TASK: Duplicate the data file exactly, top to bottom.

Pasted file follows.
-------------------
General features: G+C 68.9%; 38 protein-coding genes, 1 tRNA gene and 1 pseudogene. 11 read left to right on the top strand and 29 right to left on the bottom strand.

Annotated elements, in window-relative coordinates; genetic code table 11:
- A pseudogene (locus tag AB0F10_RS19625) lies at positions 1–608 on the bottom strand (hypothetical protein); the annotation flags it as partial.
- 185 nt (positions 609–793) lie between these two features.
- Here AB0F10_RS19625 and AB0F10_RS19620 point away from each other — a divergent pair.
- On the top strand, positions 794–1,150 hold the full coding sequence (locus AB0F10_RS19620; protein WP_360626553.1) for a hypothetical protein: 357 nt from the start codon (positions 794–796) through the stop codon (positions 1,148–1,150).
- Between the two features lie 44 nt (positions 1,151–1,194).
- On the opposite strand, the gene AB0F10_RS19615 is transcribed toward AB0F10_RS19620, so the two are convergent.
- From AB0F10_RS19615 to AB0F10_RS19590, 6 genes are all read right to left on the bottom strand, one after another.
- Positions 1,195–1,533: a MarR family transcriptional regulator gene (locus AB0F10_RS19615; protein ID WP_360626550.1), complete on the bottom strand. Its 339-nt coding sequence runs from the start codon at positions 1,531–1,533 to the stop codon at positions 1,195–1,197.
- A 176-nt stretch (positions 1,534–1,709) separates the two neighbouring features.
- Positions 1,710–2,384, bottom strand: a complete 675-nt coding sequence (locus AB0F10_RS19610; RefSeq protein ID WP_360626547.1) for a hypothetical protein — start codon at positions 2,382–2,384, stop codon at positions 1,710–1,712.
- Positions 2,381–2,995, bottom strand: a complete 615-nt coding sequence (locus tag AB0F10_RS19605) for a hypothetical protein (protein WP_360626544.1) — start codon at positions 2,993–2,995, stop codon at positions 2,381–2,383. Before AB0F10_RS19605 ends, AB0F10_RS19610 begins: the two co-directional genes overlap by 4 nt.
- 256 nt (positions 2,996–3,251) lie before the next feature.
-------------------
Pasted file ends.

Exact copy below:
General features: G+C 68.9%; 38 protein-coding genes, 1 tRNA gene and 1 pseudogene. 11 read left to right on the top strand and 29 right to left on the bottom strand.

Annotated elements, in window-relative coordinates; genetic code table 11:
- A pseudogene (locus tag AB0F10_RS19625) lies at positions 1–608 on the bottom strand (hypothetical protein); the annotation flags it as partial.
- 185 nt (positions 609–793) lie between these two features.
- Here AB0F10_RS19625 and AB0F10_RS19620 point away from each other — a divergent pair.
- On the top strand, positions 794–1,150 hold the full coding sequence (locus AB0F10_RS19620; protein WP_360626553.1) for a hypothetical protein: 357 nt from the start codon (positions 794–796) through the stop codon (positions 1,148–1,150).
- Between the two features lie 44 nt (positions 1,151–1,194).
- On the opposite strand, the gene AB0F10_RS19615 is transcribed toward AB0F10_RS19620, so the two are convergent.
- From AB0F10_RS19615 to AB0F10_RS19590, 6 genes are all read right to left on the bottom strand, one after another.
- Positions 1,195–1,533: a MarR family transcriptional regulator gene (locus AB0F10_RS19615; protein ID WP_360626550.1), complete on the bottom strand. Its 339-nt coding sequence runs from the start codon at positions 1,531–1,533 to the stop codon at positions 1,195–1,197.
- A 176-nt stretch (positions 1,534–1,709) separates the two neighbouring features.
- Positions 1,710–2,384, bottom strand: a complete 675-nt coding sequence (locus AB0F10_RS19610; RefSeq protein ID WP_360626547.1) for a hypothetical protein — start codon at positions 2,382–2,384, stop codon at positions 1,710–1,712.
- Positions 2,381–2,995, bottom strand: a complete 615-nt coding sequence (locus tag AB0F10_RS19605) for a hypothetical protein (protein WP_360626544.1) — start codon at positions 2,993–2,995, stop codon at positions 2,381–2,383. Before AB0F10_RS19605 ends, AB0F10_RS19610 begins: the two co-directional genes overlap by 4 nt.
- 256 nt (positions 2,996–3,251) lie before the next feature.